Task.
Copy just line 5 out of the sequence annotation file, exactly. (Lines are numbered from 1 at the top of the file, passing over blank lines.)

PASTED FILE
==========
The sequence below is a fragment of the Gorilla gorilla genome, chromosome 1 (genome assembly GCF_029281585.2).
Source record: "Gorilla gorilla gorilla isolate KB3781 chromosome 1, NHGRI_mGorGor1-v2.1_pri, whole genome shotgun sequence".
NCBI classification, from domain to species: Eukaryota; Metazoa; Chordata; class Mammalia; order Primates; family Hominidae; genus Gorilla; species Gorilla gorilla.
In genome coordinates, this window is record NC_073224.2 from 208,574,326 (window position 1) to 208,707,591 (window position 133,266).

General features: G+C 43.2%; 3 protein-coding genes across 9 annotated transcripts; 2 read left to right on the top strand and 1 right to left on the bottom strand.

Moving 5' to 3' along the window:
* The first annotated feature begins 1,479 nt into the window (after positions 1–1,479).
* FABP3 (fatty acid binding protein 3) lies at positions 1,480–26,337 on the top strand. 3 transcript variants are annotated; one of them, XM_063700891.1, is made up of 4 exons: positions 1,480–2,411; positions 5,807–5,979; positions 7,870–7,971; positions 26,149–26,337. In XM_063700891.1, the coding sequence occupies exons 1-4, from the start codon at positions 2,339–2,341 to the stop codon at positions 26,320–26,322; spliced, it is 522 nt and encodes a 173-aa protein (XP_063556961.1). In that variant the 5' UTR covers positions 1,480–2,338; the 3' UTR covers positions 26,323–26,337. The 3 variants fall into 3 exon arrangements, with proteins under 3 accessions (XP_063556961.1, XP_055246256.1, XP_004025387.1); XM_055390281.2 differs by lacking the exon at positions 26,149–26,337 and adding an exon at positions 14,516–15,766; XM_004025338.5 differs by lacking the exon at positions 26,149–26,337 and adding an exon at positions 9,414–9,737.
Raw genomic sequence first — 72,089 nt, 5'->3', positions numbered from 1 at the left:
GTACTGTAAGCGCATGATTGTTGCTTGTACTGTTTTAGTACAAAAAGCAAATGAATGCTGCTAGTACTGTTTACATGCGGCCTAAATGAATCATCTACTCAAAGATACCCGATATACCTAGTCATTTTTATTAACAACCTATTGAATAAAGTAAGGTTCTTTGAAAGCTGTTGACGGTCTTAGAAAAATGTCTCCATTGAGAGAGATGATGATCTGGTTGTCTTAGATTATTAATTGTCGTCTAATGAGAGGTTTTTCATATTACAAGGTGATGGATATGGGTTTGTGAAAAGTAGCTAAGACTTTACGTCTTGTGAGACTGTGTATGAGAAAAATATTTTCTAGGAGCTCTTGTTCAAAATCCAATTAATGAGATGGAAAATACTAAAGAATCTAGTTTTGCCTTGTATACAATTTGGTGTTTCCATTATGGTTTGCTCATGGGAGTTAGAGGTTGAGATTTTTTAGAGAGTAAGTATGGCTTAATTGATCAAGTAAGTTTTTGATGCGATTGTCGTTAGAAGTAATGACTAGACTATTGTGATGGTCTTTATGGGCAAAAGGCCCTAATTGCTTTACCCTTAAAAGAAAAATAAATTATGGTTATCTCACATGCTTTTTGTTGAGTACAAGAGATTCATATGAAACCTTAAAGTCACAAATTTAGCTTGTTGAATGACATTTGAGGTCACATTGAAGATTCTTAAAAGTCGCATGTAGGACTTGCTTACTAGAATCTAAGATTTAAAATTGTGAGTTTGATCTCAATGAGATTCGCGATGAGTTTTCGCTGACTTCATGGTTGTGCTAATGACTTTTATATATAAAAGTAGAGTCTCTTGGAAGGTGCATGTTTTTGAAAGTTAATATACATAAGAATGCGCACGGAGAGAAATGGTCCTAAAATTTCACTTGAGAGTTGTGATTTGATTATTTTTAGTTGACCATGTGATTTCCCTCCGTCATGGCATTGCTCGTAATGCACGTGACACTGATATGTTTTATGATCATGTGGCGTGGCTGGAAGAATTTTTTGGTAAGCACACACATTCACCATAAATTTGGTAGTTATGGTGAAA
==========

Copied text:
General features: G+C 43.2%; 3 protein-coding genes across 9 annotated transcripts; 2 read left to right on the top strand and 1 right to left on the bottom strand.